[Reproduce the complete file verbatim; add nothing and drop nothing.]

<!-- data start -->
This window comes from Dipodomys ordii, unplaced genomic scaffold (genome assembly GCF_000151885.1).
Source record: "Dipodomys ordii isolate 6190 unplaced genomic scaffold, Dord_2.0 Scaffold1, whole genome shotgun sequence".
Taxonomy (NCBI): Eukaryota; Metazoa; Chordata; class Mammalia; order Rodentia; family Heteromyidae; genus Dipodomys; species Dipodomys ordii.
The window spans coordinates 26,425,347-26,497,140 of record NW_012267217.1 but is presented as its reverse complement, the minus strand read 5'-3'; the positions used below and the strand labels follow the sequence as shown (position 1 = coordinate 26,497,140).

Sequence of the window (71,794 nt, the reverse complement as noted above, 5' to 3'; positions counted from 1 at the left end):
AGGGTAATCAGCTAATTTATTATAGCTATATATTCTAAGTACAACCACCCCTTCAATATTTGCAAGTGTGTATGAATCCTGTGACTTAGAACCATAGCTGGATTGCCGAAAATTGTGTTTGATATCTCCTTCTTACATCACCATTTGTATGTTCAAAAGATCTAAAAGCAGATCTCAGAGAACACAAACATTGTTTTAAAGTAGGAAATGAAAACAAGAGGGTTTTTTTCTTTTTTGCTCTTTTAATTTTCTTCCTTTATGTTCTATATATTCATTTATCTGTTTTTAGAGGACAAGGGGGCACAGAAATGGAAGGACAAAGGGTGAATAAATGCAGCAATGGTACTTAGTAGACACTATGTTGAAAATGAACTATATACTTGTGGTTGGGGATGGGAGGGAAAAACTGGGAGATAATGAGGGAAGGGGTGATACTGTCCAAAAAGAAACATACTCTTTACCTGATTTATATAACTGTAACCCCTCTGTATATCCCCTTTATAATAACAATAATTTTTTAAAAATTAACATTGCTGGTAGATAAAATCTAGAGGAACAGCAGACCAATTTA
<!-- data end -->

This window comes from Dipodomys ordii, unplaced genomic scaffold (genome assembly GCF_000151885.1).
Source record: "Dipodomys ordii isolate 6190 unplaced genomic scaffold, Dord_2.0 Scaffold1, whole genome shotgun sequence".
Taxonomy (NCBI): Eukaryota; Metazoa; Chordata; class Mammalia; order Rodentia; family Heteromyidae; genus Dipodomys; species Dipodomys ordii.
The window spans coordinates 26,425,347-26,497,140 of record NW_012267217.1 but is presented as its reverse complement, the minus strand read 5'-3'; the positions used below and the strand labels follow the sequence as shown (position 1 = coordinate 26,497,140).

Sequence of the window (71,794 nt, the reverse complement as noted above, 5' to 3'; positions counted from 1 at the left end):
AGGGTAATCAGCTAATTTATTATAGCTATATATTCTAAGTACAACCACCCCTTCAATATTTGCAAGTGTGTATGAATCCTGTGACTTAGAACCATAGCTGGATTGCCGAAAATTGTGTTTGATATCTCCTTCTTACATCACCATTTGTATGTTCAAAAGATCTAAAAGCAGATCTCAGAGAACACAAACATTGTTTTAAAGTAGGAAATGAAAACAAGAGGGTTTTTTTCTTTTTTGCTCTTTTAATTTTCTTCCTTTATGTTCTATATATTCATTTATCTGTTTTTAGAGGACAAGGGGGCACAGAAATGGAAGGACAAAGGGTGAATAAATGCAGCAATGGTACTTAGTAGACACTATGTTGAAAATGAACTATATACTTGTGGTTGGGGATGGGAGGGAAAAACTGGGAGATAATGAGGGAAGGGGTGATACTGTCCAAAAAGAAACATACTCTTTACCTGATTTATATAACTGTAACCCCTCTGTATATCCCCTTTATAATAACAATAATTTTTTAAAAATTAACATTGCTGGTAGATAAAATCTAGAGGAACAGCAGACCAATTTA